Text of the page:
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What would you do when your told Oil and Gas isn't available?

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posted on Sep, 7 2005 @ 10:20 AM
No oil or gas = no food or electricity.

Run like hell to the hills the cities will become war zones.

posted on Sep, 7 2005 @ 11:03 AM
Being already away from the city, I suppose it would be somewhat easier to adjust. Not easy mind you, just easier.

I remember the blizzard of DC when there was nothing left on the shelves in a matter of hours. Yes, that is scary. And would get scarier when one would not know the date of the next delivery.

Here I already have a garden and riverfront property. I think tribal living would become commonplace even if it meant neighbors helping neighbors.

At some point there would be civil unrest which always leads to uprisings against government. Maybe we would experience a cleansing of government.

Horse and buggy seem fine for transporation. Better miles per gallon and cheaper than a hummer, right?

Adaptation is the key. Of course knowing the American expectation is always more, bigger, faster, and more more I know Americans would be the least likely to be adaptable.

posted on Sep, 7 2005 @ 11:44 AM
Short answer but a good straight forward answer too. I agree.


posted on Sep, 7 2005 @ 04:42 PM

Originally posted by Dallas

Short answer but a good straight forward answer too. I agree.


maybe u havent notice since there is no food. human cannabalism would come up and u people running to the hills would be acting like cattle to the cannibals.

posted on Sep, 8 2005 @ 01:34 AM

Originally posted by deltaboy

maybe u havent notice since there is no food. human cannabalism would come up and u people running to the hills would be acting like cattle to the cannibals.

That's assuming they are unarmed luddites, waited too long to escape, the hills suddenly sprout magic cannibals, food runs out in an instant, and they forgot how to drive.

Worry about the bears eating your rations.

Even the worst people don't gravitate towards cannibalism till the last resort.
i.e. Alferd Packer

New Orleans disaster is a good contemporary example.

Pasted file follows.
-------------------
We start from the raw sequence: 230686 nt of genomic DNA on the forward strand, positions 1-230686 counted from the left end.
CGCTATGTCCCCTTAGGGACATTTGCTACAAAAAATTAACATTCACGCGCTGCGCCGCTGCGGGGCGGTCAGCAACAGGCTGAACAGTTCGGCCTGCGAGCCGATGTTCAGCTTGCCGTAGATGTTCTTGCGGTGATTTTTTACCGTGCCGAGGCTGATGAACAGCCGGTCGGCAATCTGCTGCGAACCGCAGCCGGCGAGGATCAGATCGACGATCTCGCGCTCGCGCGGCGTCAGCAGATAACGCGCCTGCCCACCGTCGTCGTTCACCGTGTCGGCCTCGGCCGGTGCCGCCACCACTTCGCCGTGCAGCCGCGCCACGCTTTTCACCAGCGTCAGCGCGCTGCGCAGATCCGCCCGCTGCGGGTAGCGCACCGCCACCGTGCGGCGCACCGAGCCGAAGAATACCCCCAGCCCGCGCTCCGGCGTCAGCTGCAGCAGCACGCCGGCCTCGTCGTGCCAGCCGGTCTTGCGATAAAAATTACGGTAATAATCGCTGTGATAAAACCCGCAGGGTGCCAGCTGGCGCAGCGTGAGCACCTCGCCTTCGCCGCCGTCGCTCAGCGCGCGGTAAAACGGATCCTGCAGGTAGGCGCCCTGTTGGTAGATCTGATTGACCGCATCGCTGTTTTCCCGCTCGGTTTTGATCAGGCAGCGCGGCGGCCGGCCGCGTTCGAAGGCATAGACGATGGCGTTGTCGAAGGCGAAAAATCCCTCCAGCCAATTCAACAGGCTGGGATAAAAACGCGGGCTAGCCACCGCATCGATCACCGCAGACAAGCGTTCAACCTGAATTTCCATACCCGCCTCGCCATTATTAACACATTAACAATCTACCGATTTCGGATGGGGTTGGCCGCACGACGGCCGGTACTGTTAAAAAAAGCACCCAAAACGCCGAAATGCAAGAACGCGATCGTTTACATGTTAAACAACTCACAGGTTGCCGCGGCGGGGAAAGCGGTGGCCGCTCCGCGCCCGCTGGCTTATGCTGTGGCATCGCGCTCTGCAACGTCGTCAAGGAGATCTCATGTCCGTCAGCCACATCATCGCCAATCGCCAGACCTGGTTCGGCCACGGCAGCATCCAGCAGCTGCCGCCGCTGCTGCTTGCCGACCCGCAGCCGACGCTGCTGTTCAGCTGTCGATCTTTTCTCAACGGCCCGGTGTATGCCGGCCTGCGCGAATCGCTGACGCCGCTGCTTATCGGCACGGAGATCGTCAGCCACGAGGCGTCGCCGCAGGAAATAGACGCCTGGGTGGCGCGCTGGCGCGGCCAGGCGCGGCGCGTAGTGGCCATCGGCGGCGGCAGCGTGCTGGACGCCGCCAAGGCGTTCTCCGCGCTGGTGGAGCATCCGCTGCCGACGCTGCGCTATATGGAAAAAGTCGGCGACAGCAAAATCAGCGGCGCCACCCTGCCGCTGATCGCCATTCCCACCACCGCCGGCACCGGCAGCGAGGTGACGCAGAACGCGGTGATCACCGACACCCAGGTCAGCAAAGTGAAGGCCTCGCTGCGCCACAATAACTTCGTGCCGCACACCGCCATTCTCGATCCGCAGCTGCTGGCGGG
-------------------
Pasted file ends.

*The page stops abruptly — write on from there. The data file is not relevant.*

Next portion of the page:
See any cannibals there?

[edit on 9-9-2005 by Regenmacher]

posted on Sep, 8 2005 @ 04:26 AM

Originally posted by Regenmacher
See any cannibals there?

[edit on 8-9-2005 by Regenmacher]

Just baseless rumors...

posted on Sep, 8 2005 @ 06:46 AM
well wheni think about it more i doubt that very many people will be able to live off the land

it is all well and good knowing how to survive when u go bush, but u gotter remember you arnt the only one

i think that there is a lot of people who would have basic skills, and that is all u need.

what is going to happen when 100 million people leave the cities in the us thinking they can go into the bush and live in the wild?

the place will get flatterned, and all the food will go very fast.

as for farms they are largly specilized, as in all the farms in soutern *random state* will make corn, all the ones north silver beets.

it would take an efort to get them to make a variety, and the u gotta have access to the seeds and such to divesify it.

to go back to preindustrial methods, such as horse and buggy, is going to require a gell of a lot of people to die out so that there is the right number for the land to support

really i dont think it will matter if you have the skills or not, what will matter is if you can get food and shelter

the people who can get food and shelter are the ones with guns

survival of the fitest

posted on Sep, 9 2005 @ 12:22 AM
I think it would be great if there was no oil or technology for that matter. But it sounds to good to be true, people are run by machines now a days (cars, heat, computers.....ect)

posted on Sep, 13 2005 @ 11:49 PM

Originally posted by twitchy
I think the more appropriate question is what would you do if a gallon of milk was 15 dollars? Or if there simply wasn't any food at the market. That is the real threat of a severe shortage IMO.

I think we would all learn at that point why the Hindu's have been calling the cow a Holy creature all these years.

You can plow the feilds with them... you get fresh milk from them... free fertilizer... burn the patties for fuel...

Personally, I heat my home and my water by wood burning stove and passive solar. I have 3 months of grain and dried beans in glass containers. I make my living as a carpenter for customers within a mile of my home, religiously using hand tools.

When the day comes... it will be a small speed bump. I spend my life living as if that day is already here, because I know in my heart it is.